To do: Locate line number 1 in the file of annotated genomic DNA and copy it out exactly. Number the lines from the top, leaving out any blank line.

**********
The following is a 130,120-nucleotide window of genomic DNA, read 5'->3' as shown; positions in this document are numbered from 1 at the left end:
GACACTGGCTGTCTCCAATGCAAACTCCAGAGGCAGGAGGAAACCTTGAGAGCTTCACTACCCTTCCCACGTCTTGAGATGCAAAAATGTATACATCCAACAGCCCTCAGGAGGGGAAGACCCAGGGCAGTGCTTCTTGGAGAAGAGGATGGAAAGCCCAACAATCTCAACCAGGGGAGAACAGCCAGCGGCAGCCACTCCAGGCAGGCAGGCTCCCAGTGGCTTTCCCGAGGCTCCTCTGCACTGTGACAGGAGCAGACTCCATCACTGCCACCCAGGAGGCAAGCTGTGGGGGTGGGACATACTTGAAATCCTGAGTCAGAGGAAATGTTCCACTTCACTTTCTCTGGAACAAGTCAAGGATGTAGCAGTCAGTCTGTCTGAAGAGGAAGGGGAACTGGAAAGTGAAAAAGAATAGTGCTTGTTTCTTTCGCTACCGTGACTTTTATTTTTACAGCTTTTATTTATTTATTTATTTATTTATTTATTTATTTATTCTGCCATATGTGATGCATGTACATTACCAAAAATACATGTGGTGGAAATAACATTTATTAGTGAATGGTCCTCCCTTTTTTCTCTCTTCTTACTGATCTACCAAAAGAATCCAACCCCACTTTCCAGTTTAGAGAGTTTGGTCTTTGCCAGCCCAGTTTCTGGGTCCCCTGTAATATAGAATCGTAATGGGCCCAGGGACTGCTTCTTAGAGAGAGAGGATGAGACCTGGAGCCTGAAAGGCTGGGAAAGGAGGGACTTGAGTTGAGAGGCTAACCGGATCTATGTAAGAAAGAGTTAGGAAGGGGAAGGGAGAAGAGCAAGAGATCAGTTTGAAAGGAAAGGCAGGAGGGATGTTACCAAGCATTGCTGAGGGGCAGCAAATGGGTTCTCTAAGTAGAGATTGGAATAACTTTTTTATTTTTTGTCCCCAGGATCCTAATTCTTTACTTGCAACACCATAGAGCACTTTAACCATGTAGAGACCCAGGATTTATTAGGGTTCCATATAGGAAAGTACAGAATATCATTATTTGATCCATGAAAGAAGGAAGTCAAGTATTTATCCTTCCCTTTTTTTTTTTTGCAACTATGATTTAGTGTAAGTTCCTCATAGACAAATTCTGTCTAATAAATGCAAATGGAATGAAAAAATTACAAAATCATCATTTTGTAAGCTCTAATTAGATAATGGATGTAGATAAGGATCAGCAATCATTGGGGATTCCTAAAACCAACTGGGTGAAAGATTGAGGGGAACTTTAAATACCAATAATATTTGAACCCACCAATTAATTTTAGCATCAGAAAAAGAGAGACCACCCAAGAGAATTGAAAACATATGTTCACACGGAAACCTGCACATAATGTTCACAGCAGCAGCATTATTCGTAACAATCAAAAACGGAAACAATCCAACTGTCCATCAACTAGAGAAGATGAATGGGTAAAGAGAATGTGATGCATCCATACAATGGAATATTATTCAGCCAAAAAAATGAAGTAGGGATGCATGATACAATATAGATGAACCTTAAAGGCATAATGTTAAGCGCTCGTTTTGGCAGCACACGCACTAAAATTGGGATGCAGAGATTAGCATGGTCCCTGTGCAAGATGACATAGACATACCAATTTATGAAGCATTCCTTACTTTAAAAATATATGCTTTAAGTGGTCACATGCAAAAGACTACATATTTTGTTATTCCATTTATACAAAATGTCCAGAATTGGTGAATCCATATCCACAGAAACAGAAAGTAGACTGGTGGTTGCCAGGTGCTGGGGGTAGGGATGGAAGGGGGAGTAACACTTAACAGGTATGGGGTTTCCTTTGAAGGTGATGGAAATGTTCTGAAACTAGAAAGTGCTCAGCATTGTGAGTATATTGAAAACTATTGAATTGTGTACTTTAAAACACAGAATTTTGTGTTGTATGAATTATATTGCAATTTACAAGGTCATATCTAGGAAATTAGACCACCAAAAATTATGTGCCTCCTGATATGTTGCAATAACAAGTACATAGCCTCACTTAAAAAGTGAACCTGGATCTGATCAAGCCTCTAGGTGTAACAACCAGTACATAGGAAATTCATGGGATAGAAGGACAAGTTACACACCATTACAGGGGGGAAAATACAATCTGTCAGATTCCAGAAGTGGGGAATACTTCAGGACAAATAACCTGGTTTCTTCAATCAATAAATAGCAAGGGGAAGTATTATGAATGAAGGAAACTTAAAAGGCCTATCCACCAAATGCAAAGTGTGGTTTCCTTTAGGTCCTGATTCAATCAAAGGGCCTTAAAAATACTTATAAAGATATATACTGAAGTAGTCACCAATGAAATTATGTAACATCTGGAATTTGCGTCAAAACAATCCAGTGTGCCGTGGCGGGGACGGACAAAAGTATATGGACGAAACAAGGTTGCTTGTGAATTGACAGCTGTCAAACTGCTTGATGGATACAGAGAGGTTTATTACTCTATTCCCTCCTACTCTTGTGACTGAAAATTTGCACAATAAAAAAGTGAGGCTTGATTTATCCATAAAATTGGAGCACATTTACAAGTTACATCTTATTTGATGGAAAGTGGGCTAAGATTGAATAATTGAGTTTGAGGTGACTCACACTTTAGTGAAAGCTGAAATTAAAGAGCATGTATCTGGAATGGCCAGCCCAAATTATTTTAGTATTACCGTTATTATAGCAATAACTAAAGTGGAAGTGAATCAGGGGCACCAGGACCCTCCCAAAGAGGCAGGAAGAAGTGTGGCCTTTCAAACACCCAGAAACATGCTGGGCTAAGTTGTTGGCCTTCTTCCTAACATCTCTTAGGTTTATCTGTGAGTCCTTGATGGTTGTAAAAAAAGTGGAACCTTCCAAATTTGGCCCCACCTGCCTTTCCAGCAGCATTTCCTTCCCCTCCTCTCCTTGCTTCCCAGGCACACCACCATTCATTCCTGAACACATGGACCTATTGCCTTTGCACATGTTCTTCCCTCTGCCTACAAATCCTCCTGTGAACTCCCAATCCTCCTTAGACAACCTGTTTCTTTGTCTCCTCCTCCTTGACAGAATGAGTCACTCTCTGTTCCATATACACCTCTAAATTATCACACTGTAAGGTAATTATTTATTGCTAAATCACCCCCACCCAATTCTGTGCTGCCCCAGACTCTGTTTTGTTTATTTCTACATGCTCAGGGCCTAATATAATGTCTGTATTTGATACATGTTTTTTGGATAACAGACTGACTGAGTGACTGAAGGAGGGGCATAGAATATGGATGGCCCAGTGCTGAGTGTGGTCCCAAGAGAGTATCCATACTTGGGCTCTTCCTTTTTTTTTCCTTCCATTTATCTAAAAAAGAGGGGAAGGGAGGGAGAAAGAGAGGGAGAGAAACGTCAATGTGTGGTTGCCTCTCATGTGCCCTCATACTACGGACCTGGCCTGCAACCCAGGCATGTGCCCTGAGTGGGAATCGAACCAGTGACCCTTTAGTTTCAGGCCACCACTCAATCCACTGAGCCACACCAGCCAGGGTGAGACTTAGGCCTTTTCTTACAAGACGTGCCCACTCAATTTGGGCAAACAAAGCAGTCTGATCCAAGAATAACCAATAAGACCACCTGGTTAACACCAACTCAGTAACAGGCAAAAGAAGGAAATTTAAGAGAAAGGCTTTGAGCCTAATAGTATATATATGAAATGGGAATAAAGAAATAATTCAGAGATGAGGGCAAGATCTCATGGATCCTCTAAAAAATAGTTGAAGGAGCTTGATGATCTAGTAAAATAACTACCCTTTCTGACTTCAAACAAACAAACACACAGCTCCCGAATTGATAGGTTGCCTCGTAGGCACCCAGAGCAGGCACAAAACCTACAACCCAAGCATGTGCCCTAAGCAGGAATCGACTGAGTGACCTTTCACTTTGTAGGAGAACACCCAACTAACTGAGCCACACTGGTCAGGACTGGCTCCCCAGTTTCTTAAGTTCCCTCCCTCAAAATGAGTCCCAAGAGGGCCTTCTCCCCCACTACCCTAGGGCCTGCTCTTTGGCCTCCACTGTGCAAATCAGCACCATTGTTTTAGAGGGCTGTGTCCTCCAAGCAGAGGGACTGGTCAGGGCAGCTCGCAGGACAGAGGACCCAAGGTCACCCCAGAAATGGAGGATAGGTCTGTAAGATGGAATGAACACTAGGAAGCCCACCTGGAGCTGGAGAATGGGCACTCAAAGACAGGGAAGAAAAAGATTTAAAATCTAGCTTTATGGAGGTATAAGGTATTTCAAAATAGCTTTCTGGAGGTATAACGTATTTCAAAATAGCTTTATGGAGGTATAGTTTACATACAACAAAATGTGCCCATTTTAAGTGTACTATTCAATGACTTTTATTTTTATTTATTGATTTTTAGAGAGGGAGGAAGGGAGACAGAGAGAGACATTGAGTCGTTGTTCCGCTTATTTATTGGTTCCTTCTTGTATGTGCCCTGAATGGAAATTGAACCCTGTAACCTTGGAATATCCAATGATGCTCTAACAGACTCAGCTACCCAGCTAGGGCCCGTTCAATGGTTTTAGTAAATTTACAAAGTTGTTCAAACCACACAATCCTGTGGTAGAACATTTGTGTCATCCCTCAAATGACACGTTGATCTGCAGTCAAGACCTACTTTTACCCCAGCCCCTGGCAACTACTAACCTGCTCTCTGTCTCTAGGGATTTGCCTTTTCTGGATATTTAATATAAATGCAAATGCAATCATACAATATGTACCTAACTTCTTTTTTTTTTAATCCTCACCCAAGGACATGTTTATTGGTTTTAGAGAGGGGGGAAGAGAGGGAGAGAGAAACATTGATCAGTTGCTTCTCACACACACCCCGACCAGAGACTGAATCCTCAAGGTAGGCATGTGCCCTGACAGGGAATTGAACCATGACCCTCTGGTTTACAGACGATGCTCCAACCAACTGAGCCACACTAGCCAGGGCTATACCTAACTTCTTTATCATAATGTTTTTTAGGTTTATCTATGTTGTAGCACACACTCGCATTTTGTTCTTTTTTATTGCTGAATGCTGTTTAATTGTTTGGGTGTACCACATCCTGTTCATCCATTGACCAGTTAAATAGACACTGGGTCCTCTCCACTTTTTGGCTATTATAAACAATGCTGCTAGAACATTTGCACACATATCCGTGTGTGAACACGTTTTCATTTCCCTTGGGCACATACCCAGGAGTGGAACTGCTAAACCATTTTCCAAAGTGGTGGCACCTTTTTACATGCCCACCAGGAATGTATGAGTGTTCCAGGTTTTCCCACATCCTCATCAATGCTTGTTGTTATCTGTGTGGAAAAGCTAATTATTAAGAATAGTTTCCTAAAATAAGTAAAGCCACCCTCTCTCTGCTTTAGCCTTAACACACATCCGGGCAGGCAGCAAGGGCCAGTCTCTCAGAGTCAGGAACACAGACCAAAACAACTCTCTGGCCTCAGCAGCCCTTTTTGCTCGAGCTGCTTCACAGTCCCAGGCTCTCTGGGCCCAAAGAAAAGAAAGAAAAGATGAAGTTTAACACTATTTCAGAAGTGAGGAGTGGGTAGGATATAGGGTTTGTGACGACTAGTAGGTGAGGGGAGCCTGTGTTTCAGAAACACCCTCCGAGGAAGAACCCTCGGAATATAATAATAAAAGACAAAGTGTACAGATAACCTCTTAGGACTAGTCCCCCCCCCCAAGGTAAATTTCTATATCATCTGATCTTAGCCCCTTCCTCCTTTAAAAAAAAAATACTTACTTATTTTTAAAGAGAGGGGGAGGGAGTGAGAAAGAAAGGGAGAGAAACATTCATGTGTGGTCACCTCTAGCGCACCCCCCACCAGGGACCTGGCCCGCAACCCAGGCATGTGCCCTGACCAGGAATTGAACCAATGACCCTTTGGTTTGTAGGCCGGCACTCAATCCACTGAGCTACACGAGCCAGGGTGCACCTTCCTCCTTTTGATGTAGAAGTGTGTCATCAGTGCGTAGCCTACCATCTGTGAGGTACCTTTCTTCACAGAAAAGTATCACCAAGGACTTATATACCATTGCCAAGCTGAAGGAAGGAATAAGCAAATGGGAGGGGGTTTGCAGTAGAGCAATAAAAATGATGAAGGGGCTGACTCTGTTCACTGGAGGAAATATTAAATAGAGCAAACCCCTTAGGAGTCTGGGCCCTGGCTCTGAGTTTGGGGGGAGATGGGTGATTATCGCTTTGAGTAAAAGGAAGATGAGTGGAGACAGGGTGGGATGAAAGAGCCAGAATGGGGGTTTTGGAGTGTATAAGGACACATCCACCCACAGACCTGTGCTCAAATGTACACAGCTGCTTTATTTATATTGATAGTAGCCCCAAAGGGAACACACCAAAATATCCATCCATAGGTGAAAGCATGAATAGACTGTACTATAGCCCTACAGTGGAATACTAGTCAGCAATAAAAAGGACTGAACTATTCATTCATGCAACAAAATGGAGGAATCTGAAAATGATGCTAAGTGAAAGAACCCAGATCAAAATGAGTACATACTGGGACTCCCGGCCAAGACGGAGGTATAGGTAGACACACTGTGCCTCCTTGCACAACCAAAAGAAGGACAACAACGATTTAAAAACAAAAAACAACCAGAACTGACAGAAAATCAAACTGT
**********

The following is a 130,120-nucleotide window of genomic DNA, read 5'->3' as shown; positions in this document are numbered from 1 at the left end: